• says

       @brittanybotti Hey there Brittany,
       
      I think every PR person (and marketer, advertiser, etc) should blog before they become fully immersed in PR, to truly understand the mindset and culture. Maybe then we’d have less need for posts like this.
       
      You have great colleagues in Justin Brackett and Samantha Collier so you’re off to an immediate advantage. :)

      • says

         @DannyBrown You are MUCH too kind. brittanybotti is a HUGE part of our team and samtaracollier  I are already learning a great deal from her.
         
        This whole way of pitching bloggers makes me laugh. I mean, why not just “cold call” them and see if they will give you a million dollars. Your odds are all but the same. I also guess I don’t have the guts to ask someone for something like that with NO relationship or willingness to take care of you in return. When it is all about me, it means no one will benefit.

  30. says

    Wow this is a PR issue. Some people just dont know how to do it right, you should point them to this post Danny, maybe they can learn something from it. Enjoyed reading it, and I get this sort of mass-main, unrelated and un-personal stuff all the time, I just ignore it, especially if they don’t even bother finding out the name of the person they are contacting.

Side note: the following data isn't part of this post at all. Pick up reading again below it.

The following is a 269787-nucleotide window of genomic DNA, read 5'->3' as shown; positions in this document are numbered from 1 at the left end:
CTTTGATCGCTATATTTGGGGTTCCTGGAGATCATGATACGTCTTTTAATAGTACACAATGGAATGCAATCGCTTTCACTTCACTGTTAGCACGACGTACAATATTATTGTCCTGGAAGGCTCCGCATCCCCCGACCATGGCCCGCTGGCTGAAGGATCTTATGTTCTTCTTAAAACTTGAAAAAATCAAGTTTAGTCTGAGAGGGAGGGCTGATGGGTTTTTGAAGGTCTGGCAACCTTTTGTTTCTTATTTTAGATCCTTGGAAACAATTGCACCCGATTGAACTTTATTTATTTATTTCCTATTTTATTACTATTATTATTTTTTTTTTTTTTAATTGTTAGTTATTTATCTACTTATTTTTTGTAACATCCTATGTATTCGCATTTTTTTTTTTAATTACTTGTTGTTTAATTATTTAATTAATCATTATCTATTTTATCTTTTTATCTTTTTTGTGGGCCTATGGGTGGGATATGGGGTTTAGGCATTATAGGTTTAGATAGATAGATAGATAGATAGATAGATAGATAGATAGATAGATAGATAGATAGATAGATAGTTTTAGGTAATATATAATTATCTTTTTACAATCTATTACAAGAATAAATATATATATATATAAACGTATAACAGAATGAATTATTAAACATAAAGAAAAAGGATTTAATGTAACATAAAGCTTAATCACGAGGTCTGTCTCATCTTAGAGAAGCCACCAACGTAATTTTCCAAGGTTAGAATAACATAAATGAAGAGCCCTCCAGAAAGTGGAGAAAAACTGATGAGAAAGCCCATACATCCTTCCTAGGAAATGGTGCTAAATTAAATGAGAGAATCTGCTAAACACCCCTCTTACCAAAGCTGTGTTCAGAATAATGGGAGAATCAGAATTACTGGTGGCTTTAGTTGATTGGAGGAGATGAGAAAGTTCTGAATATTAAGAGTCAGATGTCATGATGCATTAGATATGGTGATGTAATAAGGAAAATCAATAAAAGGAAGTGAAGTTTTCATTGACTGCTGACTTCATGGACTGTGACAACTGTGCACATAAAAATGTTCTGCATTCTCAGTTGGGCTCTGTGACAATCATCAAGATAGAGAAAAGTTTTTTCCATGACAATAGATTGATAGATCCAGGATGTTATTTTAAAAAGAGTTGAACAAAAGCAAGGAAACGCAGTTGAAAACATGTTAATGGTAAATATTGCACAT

31. wade72 says

    I think many people today could still benefit from an old book. How to Win Friends and Influence People from Dale Carnegie. It was written in the 30’s but is still extremely relevant today. Actually show people that you spent the time to look at who they are and show them why what you want them to do is genuinely good for them as well. 

    • says

       @wade72 You know, it’s funny – any time someone asks me how to be successful on social media, I point them straight to that book and say “Read every word and then take it online.” Works every time. 😉